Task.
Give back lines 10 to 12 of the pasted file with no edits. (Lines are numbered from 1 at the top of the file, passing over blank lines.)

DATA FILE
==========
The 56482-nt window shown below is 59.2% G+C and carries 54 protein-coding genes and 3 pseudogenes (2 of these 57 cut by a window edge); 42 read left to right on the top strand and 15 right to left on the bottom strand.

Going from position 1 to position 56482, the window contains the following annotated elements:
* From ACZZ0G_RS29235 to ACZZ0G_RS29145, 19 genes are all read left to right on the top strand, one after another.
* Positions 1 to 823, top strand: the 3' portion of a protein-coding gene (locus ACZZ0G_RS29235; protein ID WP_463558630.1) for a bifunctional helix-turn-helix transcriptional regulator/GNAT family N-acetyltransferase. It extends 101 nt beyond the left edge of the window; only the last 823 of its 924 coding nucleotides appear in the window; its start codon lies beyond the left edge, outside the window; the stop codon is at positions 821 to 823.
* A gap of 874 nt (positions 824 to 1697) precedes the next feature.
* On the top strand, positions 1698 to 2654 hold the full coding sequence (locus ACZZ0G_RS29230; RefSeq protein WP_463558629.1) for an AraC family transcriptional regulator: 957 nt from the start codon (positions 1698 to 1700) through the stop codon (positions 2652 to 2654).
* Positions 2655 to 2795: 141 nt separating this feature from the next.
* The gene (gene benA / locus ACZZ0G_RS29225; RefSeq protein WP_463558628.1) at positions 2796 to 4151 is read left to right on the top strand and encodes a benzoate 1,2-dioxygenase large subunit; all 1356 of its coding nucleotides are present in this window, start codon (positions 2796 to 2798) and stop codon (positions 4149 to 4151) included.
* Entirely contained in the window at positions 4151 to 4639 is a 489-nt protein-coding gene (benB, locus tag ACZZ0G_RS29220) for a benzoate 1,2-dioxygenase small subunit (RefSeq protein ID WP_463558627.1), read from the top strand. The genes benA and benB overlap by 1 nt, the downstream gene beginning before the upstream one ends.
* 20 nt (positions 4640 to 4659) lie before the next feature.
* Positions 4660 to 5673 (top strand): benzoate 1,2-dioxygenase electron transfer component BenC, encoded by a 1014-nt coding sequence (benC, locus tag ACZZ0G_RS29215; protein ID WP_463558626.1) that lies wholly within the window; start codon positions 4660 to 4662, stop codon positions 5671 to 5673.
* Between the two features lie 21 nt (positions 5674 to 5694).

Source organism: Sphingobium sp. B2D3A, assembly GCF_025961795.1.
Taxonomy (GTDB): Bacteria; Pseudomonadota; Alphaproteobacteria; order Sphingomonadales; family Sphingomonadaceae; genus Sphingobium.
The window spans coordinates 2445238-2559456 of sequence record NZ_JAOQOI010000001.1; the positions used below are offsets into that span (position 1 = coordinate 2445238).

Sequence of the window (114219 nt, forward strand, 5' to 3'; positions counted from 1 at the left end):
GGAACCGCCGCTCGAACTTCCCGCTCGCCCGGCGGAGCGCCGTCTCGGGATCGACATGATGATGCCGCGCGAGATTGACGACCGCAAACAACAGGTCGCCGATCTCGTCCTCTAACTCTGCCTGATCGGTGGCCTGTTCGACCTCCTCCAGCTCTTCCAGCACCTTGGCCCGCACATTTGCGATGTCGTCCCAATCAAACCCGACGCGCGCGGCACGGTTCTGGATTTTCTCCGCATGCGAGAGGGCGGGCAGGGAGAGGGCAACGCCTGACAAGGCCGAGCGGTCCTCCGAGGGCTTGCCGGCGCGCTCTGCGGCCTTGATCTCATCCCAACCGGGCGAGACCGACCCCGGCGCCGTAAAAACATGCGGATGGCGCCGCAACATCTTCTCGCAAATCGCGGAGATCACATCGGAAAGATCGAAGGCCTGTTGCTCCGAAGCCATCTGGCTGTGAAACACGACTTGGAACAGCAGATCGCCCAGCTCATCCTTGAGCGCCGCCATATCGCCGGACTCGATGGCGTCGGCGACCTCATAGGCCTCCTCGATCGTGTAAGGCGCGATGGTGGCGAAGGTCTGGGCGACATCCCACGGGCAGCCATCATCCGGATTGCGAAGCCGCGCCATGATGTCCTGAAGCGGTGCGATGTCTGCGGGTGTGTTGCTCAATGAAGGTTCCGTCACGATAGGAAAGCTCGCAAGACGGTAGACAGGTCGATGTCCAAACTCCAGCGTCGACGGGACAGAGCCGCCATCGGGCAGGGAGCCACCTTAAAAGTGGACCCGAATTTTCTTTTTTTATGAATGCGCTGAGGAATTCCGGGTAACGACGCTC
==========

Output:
* 20 nt (positions 4640 to 4659) lie before the next feature.
* Positions 4660 to 5673 (top strand): benzoate 1,2-dioxygenase electron transfer component BenC, encoded by a 1014-nt coding sequence (benC, locus tag ACZZ0G_RS29215; protein ID WP_463558626.1) that lies wholly within the window; start codon positions 4660 to 4662, stop codon positions 5671 to 5673.
* Between the two features lie 21 nt (positions 5674 to 5694).